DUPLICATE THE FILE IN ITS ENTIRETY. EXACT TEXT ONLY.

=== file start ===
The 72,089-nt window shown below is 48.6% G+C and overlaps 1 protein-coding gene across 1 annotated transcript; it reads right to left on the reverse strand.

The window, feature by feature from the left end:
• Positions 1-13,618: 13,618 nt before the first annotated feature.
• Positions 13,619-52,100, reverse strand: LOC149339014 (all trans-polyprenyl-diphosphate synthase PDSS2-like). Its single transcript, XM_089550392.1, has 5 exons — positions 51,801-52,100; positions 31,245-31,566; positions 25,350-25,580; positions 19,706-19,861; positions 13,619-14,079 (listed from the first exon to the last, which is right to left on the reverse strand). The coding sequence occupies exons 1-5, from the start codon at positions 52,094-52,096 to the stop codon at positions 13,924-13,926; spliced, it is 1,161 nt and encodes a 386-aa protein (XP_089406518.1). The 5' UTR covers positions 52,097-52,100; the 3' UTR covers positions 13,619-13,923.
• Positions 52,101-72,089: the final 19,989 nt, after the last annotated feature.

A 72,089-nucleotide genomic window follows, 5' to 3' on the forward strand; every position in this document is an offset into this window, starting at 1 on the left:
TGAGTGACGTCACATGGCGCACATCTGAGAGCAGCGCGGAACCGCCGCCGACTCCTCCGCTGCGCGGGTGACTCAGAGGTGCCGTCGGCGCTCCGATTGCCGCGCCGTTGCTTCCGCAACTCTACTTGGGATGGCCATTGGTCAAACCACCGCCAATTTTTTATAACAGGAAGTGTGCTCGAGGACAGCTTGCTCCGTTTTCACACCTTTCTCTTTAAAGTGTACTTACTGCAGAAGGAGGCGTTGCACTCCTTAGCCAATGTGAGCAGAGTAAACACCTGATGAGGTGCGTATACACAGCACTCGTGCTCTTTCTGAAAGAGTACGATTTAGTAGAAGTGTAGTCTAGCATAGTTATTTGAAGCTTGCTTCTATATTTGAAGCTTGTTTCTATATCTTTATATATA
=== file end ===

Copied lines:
The 72,089-nt window shown below is 48.6% G+C and overlaps 1 protein-coding gene across 1 annotated transcript; it reads right to left on the reverse strand.

The window, feature by feature from the left end:
• Positions 1-13,618: 13,618 nt before the first annotated feature.
• Positions 13,619-52,100, reverse strand: LOC149339014 (all trans-polyprenyl-diphosphate synthase PDSS2-like). Its single transcript, XM_089550392.1, has 5 exons — positions 51,801-52,100; positions 31,245-31,566; positions 25,350-25,580; positions 19,706-19,861; positions 13,619-14,079 (listed from the first exon to the last, which is right to left on the reverse strand). The coding sequence occupies exons 1-5, from the start codon at positions 52,094-52,096 to the stop codon at positions 13,924-13,926; spliced, it is 1,161 nt and encodes a 386-aa protein (XP_089406518.1). The 5' UTR covers positions 52,097-52,100; the 3' UTR covers positions 13,619-13,923.
• Positions 52,101-72,089: the final 19,989 nt, after the last annotated feature.

A 72,089-nucleotide genomic window follows, 5' to 3' on the forward strand; every position in this document is an offset into this window, starting at 1 on the left:
TGAGTGACGTCACATGGCGCACATCTGAGAGCAGCGCGGAACCGCCGCCGACTCCTCCGCTGCGCGGGTGACTCAGAGGTGCCGTCGGCGCTCCGATTGCCGCGCCGTTGCTTCCGCAACTCTACTTGGGATGGCCATTGGTCAAACCACCGCCAATTTTTTATAACAGGAAGTGTGCTCGAGGACAGCTTGCTCCGTTTTCACACCTTTCTCTTTAAAGTGTACTTACTGCAGAAGGAGGCGTTGCACTCCTTAGCCAATGTGAGCAGAGTAAACACCTGATGAGGTGCGTATACACAGCACTCGTGCTCTTTCTGAAAGAGTACGATTTAGTAGAAGTGTAGTCTAGCATAGTTATTTGAAGCTTGCTTCTATATTTGAAGCTTGTTTCTATATCTTTATATATA